May 9, 2012
Arctic warming favours weather extremes
European weather extremes like summer heat waves and winter cold spells could be caused by Arctic warming. According to a recently published study, the phenomenon of "Arctic Amplification", a fast increase of air temperature in northern high latitudes, may lead to temperature extremes both in summer and winter. In his "News & Views" article in the international journal Nature Climate Change, Dr. Vladimir A. Semenov, meteorologist at GEOMAR | Helmholtz Centre for Ocean Research Kiel, emphasizes this fact and proposes to elaborate on new mechanisms of extreme event formation using global climate models.
During summer heat waves like the ones that covered Europe in 2003, 2010 and 2011 or winter cold spells like the one that controlled most of the European continent for example in 2010, we become especially aware that the global climate changes. In their frequency and magnitude, such extremes could be closely linked to the recent Arctic warming. "Arctic air surface temperatures have been increasing twice as fast as the global average in recent decades", Dr. Vladimir A. Semenov, meteorologist at GEOMAR | Helmholtz Centre for Ocean Research Kiel, states. In his "News & Views" article in the international journal "Nature Climate Change", he refers in particular to a study by Jennifer Francis and Stephen Vavrus that recently appeared in Geophysical Research Letters and provided an important additional evidence for transformation of weather regimes linked to the global warming.
Accelerated Arctic sea-ice retreat, a warming of the ocean surface in summer and stronger heat fluxes between ocean and atmosphere in winter are the most obvious consequences of Arctic Amplification. But it may also trigger changes of atmosphere circulation that may lead to temperature extremes in mid-latitudes. Vladimir Semenov with Dr. Vladimir Petoukhov were among the first who suggested in their study published in 2010 that the recent European harsh winters could be related to reduced sea ice and strong warming in the Arctic. Since the 1990s warming appeared especially in autumn and winter and thus reduced the temperatures difference between higher and lower latitudes in the Northern Hemisphere. This weakened the westerly winds in the mid latitudes preferring a stronger meridional flow that "may trigger persistent weather regimes such as the blocking events that are responsible for summer droughts or winter cold spells", Semenov points out.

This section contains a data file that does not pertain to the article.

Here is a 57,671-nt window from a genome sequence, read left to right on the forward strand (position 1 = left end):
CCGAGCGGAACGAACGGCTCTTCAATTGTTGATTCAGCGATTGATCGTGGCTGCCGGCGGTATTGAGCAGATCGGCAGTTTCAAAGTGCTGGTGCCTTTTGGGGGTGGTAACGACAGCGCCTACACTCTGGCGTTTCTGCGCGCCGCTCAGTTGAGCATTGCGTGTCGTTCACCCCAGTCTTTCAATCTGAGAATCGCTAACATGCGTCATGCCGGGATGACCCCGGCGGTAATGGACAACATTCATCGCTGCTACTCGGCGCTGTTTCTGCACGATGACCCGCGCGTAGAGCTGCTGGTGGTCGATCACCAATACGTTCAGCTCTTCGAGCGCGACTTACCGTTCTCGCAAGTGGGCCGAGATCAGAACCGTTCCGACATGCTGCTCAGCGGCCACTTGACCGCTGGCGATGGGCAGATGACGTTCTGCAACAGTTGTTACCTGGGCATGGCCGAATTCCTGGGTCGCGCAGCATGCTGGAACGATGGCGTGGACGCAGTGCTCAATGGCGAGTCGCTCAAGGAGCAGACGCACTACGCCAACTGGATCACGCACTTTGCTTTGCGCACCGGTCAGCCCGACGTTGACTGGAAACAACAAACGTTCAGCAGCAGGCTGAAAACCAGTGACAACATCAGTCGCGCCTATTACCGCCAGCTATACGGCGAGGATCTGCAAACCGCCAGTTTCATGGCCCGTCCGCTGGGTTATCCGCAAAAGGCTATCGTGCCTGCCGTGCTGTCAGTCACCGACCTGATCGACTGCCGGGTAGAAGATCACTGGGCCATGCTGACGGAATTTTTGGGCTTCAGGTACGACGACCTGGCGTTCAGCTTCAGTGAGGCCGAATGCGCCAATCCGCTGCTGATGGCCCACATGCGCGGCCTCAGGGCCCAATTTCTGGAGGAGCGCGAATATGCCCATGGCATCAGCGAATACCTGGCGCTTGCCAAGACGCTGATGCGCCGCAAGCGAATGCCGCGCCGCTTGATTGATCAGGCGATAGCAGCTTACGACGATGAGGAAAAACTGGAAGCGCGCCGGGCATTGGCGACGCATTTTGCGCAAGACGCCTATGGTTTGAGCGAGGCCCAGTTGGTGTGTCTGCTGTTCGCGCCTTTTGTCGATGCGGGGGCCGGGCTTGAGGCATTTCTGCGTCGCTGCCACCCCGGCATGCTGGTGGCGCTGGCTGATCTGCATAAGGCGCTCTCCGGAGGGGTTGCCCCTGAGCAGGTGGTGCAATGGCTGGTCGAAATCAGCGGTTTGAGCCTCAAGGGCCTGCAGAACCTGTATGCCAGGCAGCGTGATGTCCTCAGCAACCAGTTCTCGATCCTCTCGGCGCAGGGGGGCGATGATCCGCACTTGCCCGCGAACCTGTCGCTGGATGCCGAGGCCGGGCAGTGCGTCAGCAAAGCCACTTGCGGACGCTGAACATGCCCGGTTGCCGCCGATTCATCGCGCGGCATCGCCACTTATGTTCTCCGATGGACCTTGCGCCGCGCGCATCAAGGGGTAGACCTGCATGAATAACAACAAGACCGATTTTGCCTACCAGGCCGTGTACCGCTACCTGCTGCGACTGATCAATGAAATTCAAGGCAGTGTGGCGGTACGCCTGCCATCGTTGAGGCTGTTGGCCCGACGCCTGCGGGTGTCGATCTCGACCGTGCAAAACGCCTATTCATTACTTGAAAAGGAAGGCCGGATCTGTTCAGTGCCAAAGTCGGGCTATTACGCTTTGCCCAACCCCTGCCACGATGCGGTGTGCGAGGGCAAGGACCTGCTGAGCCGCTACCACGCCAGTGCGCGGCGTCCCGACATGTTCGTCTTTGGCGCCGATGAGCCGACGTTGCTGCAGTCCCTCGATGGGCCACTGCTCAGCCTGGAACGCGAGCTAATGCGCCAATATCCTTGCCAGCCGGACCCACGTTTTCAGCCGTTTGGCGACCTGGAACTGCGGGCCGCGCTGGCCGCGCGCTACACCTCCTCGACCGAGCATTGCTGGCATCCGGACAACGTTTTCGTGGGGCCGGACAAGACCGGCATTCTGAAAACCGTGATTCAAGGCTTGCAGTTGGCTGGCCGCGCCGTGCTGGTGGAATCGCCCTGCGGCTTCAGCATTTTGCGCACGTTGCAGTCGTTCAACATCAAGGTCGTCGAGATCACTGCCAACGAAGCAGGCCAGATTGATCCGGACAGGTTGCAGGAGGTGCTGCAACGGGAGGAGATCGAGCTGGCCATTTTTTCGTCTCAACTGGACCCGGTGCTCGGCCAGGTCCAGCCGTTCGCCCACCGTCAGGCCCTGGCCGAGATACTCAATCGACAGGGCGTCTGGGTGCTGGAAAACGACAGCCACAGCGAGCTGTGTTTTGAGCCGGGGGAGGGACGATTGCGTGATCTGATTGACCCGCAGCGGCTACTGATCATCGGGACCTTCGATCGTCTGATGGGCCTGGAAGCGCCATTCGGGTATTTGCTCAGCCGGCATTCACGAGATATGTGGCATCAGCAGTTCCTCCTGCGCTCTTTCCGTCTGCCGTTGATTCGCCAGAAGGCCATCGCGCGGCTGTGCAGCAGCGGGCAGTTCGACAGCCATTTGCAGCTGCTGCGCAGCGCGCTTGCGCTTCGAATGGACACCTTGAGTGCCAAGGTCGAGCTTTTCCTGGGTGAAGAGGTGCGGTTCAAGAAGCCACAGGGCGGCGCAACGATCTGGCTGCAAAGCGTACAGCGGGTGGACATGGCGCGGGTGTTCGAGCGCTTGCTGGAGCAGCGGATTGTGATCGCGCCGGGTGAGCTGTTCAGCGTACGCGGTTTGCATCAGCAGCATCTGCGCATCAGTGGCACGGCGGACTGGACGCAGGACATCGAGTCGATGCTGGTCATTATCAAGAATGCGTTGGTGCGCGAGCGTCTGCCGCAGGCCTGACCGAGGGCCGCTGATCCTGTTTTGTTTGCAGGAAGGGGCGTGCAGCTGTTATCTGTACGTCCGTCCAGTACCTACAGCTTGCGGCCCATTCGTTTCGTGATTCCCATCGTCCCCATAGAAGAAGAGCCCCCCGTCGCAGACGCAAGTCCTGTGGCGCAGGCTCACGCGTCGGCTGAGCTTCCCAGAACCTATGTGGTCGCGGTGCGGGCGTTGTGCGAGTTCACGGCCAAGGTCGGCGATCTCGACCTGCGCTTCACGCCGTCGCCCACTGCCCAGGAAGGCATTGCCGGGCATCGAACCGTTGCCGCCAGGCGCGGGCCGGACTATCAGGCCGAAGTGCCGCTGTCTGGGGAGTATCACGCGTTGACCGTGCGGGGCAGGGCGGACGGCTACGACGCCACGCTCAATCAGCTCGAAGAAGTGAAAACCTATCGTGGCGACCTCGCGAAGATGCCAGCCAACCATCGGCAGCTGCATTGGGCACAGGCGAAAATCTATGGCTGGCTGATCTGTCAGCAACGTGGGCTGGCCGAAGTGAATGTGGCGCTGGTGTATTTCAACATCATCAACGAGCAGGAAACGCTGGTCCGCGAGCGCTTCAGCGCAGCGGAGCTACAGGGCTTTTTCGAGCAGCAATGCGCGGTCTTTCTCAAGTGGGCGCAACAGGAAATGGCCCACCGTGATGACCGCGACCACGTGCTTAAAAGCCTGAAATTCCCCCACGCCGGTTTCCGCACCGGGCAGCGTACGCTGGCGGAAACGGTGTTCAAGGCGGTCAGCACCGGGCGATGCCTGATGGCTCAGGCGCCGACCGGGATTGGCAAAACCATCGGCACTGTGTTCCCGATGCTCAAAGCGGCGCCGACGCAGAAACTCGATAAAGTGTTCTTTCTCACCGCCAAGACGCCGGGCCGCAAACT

As the most interesting aspect, Dr. Semenov stresses new findings about atmosphere dynamics in the mid-troposphere, at about 5000 metres. The recent warming evokes meridionally elongated atmospheric circulation pathways above the Atlantic in autumn, winter and summer. "This indicates that the circulation transforms from a zonal to a meridional one", Semenov explains. "As westerly winds become weaker, periods of extreme heat or cold can become more common in Europe. This has to be further addressed when analyzing simulations with global climate models under scenarios of anthropogenic climate change."